The first book I ever bought was an adaptation of "Avatar: The Last Airbender." It was the spring of 2006, and as a kindergartner without cable TV, I had no idea what "Avatar" was, nor the phenomenon it would become. All I knew was that, as I perused the book fair offerings, feeling rich as a king with $10 in my pocket, I had found something special.
Set in an Asiatic world where the people of four nations “bend” the four elements through martial arts, the animated TV series revolves around a 12-year-old Air Nomad monk, Aang. Aang is the eponymous Avatar: the world’s singular peacekeeper who, wielding air, water, earth and fire, maintains balance between the four nations.
When the story opens, however, Aang has been frozen in an iceberg for 100 years. In his absence, the Fire Nation has unleashed a century-long campaign of genocide and colonization. Aang and his friends spend the series trying to stop the Fire Nation from fully conquering their world.
Even in its first run on Nickelodeon, from 2005-2008, “Avatar” was wildly popular, drawing millions of viewers and shattering records. This past summer, as the pandemic raged and protests bloomed, it surged back into public consciousness after its addition to Netflix, becoming one of the most-watched shows in the country. Excitingly, Netflix has announced plans to create a live-action adaptation, hopefully wiping from our collective memories Hollywood’s unbearably grim, whitewashed first attempt.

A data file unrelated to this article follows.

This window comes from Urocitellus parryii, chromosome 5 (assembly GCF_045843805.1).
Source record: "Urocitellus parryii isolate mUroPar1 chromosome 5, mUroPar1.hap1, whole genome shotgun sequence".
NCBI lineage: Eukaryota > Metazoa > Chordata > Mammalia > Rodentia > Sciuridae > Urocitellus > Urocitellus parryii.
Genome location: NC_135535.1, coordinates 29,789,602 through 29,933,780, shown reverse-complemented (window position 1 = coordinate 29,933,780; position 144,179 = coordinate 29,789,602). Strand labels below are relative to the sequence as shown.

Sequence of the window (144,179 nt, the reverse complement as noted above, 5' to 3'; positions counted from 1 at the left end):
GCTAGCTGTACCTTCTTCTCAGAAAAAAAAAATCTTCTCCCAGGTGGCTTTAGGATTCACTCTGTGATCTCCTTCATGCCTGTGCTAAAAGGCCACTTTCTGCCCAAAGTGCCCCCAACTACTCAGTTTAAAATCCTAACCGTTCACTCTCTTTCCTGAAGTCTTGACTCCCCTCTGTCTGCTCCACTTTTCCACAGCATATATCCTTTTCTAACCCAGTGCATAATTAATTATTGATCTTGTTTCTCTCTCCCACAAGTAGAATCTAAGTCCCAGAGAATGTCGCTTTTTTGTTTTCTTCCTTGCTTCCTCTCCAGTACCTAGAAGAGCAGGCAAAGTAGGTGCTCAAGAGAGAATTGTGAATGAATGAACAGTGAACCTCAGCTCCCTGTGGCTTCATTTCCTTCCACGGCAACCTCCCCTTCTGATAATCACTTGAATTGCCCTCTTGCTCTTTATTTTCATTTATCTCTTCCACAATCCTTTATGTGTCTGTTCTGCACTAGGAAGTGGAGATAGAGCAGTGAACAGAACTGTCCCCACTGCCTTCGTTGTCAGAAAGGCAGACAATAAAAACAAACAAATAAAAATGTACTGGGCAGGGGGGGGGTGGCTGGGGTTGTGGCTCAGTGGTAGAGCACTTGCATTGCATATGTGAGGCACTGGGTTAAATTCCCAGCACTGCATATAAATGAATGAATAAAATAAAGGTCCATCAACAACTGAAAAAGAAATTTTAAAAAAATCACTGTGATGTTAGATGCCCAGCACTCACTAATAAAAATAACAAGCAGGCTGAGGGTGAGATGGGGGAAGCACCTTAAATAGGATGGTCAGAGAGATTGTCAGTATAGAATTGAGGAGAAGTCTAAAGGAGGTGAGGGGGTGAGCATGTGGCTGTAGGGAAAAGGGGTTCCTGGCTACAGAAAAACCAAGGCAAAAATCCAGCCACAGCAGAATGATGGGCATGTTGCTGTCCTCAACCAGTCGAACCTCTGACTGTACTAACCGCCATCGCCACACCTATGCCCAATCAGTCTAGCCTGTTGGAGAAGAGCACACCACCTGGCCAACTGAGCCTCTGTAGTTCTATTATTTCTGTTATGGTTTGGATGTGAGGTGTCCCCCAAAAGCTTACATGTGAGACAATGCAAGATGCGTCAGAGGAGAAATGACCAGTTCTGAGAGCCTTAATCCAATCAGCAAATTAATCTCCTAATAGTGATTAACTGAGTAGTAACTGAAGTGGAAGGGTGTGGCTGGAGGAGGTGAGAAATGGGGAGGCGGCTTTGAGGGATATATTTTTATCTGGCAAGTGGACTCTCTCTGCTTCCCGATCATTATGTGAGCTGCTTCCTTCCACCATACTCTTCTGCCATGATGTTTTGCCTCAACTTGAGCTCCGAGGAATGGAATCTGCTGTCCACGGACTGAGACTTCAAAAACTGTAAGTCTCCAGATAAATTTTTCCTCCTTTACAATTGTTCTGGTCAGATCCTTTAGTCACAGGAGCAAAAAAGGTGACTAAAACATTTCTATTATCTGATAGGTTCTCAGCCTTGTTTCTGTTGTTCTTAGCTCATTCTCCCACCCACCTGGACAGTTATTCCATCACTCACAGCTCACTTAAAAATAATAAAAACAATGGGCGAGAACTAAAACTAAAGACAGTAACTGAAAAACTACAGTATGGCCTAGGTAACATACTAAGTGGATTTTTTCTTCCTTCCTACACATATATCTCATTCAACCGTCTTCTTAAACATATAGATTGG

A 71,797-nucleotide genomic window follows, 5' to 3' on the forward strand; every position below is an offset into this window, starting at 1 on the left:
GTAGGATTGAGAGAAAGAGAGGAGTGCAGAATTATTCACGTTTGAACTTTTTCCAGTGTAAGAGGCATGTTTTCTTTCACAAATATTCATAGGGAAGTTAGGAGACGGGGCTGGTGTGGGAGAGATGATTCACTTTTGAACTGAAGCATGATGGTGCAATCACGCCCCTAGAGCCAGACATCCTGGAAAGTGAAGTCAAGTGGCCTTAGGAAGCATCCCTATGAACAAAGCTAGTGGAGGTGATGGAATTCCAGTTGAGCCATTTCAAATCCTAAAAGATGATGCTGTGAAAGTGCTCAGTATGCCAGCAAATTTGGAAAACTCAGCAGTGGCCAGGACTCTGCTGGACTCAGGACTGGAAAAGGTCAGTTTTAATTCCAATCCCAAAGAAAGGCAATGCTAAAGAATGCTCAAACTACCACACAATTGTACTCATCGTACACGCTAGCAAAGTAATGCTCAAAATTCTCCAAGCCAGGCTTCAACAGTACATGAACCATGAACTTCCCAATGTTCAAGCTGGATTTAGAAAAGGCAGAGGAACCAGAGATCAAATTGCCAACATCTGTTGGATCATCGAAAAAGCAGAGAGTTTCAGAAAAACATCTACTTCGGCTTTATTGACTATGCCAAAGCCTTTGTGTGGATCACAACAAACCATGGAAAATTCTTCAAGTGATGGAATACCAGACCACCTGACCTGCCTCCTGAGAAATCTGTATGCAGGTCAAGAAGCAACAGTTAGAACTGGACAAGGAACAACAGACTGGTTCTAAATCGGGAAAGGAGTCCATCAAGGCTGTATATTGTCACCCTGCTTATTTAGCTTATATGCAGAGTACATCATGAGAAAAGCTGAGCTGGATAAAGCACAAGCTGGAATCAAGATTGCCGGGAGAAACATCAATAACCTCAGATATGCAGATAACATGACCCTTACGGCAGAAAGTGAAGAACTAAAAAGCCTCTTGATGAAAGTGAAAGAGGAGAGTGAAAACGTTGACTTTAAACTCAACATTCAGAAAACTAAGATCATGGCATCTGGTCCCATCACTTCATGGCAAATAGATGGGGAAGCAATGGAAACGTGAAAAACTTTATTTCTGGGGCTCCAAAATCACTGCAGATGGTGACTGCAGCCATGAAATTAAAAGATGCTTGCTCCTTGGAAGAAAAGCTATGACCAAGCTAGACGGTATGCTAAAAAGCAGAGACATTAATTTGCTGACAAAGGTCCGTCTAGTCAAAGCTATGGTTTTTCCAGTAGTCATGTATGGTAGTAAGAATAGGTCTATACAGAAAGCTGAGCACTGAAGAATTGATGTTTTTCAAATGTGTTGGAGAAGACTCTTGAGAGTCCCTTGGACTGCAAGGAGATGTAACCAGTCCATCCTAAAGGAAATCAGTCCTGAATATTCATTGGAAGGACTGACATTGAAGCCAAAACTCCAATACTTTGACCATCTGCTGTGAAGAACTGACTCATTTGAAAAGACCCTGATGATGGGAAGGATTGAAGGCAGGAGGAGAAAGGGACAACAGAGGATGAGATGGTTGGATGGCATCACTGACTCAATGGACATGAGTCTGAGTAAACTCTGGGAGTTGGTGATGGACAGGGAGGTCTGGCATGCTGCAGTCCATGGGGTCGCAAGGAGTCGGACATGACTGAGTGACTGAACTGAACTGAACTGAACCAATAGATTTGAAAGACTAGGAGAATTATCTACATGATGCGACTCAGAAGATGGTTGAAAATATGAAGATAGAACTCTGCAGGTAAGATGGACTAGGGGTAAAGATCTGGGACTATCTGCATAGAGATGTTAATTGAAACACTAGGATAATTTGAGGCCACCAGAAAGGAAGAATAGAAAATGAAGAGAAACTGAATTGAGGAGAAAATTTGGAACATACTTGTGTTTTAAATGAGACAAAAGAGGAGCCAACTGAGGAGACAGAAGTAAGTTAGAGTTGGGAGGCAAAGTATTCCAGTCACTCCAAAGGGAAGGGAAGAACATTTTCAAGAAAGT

The representation in "Avatar" — all of the characters are people of color — drew me in as an Asian American kid living in Wilmington, North Carolina, which even today is only 1.4 percent Asian. It’s richly steeped in Asian and Native culture and philosophy, from the Hindu-influenced reincarnation cycle undergone by the Avatar, to the occasional on-screen “Asian squat,” to Uncle Iroh’s beloved jasmine tea.